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Wagner Co-Sponsors Zero-Based Budget Legislation
Senator Bob Mensch is currently circulating a co-sponsorship memo to implement “zero-based budgeting” for the Commonwealth. This type of budgeting is standard-practice in the private sector, and there is no reason we should not be doing the same with your tax dollars.
Zero-based budgeting would require each state department and agency to justify every single dollar they intend to spend for each program, starting with dollar one. Currently, agencies assume appropriations equal to the current year’s and request additional money as necessary. Under a zero-based budgeting proposal, agencies will be required to assume a budget of zero at the beginning of every fiscal year, and justify every dollar requested.
I also recently agreed to co-sponsor a proposal to make it a crime to possess multiple Electronic Benefits Transfer (EBT) Cards. This is an attempt to cut down on welfare fraud and is directed at drug dealers who accept these as payment or retailers who exchange them for cash.
Senate Approves Bill to Reduce the Size of the State House
The Senate approved a bill on Wednesday to reduce the size of the state House of Representatives.
House Bill 153 would reduce the number of seats in the House from 203 to 151, with each district representing approximately 84,500 constituents. Currently, each representative is responsible for serving approximately 62,000 residents.
The proposed change requires an amendment to the state Constitution, which means the same bill must be debated and passed by both the House and Senate in two consecutive sessions, and subsequently approved by referendum vote of the people of Pennsylvania.
Similar legislation reducing both legislative chambers was recently approved by the Senate State Government Committee. Senate Bill 488 would reduce the Senate to 45 districts and the House of Representatives to 153 districts.
Special Committee on Senate Address Issues Recommendations
The Special Committee on Senate Address issued its recommendations Wednesday to the full Senate on whether the chamber should proceed to vote on the removal of Attorney General Kathleen Kane due to the suspension of her law license.
The Committee recommended:
The Special Committee on Senate Address was charged with determining whether Kathleen Kane can fulfill the legal duties of the office with an indefinitely suspended law license. A complete history of the Committee’s work, including all votes, reports, testimony, and hearing videos can be accessed at www.senateaddress.pasen.gov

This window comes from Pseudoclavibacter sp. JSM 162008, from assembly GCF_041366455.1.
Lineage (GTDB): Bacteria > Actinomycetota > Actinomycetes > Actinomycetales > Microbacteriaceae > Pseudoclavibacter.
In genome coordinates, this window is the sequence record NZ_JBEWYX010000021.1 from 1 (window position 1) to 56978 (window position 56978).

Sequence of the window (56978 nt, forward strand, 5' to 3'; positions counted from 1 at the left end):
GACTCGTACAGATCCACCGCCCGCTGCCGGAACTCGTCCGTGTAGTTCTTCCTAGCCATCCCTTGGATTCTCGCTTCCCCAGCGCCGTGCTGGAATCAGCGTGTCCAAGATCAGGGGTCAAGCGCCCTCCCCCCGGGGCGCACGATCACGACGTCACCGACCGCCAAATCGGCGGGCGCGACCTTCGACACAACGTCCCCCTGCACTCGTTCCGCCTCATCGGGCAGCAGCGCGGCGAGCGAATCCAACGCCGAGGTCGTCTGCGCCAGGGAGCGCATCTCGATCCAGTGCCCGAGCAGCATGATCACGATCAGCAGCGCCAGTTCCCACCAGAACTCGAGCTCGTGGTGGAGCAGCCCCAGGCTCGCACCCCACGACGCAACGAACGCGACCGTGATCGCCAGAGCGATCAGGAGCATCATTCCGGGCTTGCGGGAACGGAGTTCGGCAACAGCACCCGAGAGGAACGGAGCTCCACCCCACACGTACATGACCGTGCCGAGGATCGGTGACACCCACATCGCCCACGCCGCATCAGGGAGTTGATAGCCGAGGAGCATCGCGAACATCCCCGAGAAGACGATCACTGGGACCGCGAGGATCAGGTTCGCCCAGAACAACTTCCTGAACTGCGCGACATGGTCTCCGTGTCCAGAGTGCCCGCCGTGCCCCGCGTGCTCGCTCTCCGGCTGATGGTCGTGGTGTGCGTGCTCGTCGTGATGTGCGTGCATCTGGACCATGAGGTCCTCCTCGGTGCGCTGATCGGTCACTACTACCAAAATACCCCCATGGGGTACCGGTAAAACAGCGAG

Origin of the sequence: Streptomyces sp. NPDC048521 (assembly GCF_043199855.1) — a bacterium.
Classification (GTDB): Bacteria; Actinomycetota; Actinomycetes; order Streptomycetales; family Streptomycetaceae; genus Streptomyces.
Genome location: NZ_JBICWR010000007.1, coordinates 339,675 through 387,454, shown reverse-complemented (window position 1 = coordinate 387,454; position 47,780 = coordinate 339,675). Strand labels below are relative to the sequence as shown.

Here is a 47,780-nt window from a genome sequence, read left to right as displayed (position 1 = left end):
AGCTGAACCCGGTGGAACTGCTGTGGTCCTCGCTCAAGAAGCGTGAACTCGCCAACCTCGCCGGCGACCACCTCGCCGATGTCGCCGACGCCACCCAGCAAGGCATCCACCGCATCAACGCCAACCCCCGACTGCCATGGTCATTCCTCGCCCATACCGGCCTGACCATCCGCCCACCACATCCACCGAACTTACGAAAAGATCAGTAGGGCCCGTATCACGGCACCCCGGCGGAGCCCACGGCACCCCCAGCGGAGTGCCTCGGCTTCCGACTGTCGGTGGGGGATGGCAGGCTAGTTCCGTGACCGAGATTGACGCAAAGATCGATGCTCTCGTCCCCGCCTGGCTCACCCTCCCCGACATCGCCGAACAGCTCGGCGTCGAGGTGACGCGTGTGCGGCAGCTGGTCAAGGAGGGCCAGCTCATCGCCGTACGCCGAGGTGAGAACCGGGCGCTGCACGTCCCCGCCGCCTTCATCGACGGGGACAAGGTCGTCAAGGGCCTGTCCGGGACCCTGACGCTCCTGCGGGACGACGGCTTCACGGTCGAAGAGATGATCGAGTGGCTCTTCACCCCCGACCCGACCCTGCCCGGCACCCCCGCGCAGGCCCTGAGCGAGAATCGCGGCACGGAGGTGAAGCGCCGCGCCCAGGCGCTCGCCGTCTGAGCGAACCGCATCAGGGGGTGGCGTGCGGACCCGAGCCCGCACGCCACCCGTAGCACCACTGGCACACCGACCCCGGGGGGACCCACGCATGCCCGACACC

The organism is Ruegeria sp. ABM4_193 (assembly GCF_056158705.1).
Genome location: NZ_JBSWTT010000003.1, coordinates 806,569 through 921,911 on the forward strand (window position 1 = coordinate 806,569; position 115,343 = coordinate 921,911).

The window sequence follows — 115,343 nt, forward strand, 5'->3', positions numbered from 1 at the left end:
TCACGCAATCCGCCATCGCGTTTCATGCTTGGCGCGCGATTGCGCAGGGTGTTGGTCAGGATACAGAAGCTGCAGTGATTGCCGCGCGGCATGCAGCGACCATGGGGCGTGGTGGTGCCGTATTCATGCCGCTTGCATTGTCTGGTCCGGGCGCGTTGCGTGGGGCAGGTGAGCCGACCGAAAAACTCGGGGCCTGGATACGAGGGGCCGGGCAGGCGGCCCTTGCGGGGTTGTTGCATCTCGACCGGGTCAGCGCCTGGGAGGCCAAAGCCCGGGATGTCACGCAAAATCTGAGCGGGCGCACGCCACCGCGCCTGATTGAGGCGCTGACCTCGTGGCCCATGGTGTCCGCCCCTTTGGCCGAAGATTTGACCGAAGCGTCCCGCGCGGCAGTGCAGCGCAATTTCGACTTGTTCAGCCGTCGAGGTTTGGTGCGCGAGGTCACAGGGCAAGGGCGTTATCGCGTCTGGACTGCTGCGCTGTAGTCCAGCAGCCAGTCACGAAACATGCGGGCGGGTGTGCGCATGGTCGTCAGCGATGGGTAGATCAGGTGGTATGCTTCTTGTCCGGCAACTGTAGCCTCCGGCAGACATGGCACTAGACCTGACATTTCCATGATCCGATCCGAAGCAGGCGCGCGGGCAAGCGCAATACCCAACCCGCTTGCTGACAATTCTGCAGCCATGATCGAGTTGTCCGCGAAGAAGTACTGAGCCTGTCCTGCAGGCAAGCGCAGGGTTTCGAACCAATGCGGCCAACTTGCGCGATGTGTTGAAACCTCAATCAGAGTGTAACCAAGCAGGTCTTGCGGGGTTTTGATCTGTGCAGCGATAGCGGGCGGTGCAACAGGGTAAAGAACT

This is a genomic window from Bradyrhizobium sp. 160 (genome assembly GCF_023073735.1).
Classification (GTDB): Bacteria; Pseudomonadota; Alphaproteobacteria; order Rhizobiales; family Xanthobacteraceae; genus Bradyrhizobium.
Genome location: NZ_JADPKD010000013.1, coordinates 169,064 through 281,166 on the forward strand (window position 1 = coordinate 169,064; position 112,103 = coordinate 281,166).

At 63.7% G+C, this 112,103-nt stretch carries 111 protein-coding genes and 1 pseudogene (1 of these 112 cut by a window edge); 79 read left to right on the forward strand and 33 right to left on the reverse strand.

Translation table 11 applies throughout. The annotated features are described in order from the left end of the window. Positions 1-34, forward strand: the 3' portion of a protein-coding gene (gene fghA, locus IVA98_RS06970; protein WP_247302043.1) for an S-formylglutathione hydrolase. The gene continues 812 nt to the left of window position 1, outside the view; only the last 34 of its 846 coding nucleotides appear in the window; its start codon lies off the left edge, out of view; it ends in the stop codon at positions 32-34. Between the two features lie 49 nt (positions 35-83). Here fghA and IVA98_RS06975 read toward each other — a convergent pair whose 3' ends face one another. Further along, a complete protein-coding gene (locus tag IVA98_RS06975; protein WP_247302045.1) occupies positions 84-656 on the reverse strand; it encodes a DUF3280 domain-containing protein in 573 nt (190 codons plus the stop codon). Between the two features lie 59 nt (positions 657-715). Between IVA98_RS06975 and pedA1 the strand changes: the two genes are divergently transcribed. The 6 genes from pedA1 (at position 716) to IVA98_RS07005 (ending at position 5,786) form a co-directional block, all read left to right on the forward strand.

Bills Eliminating Obsolete Measures Sent to Governor
Two bills to remove outdated provisions from state law received final legislative approval this week and were sent to the Governor for his signature and enactment.
Senate Bill 494 repeals a requirement that the General Assembly be furnished with a printed copy of an annual report required under the Flood Insurance Education and Information Act of 1996. The written report is not needed since that information and other flood-related insurance data are available online at the Department of Insurance website.
House Bill 1201 repeals Act 131 of 1943, which authorized the Department of Highways or municipalities to adopt and take over public roads and highways constructed by the federal government in the exercise of war power. That law is archaic because the federal government no longer builds World War II roads.
A recap of activity by the Senate committees I serve on.
The Senate Appropriations Committee met Tuesday and approved:
Senate Bill 50 permits the cultivation and processing of industrial hemp in Pennsylvania.
Senate Bill 889 extends benefits under the enforcement Officer Disability Benefits Law to enforcement officers and investigators of both the PA Game Commission and the PA Fish & Boat Commission.
House Bill 153 amends the Constitution of the Commonwealth to reduce the size of the House of Representatives
The Senate Transportation Committee held a public hearing Wednesday on safety concerns regarding snow and ice on moving vehicles.
Testifiers included those from State Police, PennDOT, AAA and the Pennsylvania Motor Truck Association. The committee also heard from the family of Christine Lambert, who died when struck by ice dislodged from a truck.
The committee discussed legislative proposals to require all motorists driving in Pennsylvania to clear snow and ice from the top of their vehicles before driving. The measures would allow law enforcement officers to fine motorists who fail to do so.
You can view hearing video and testimony here.
The Senate returns to voting session on Monday, February 8. You can watch session live at my website.
I welcome your feedback and input. Please don’t hesitate to contact me via my website.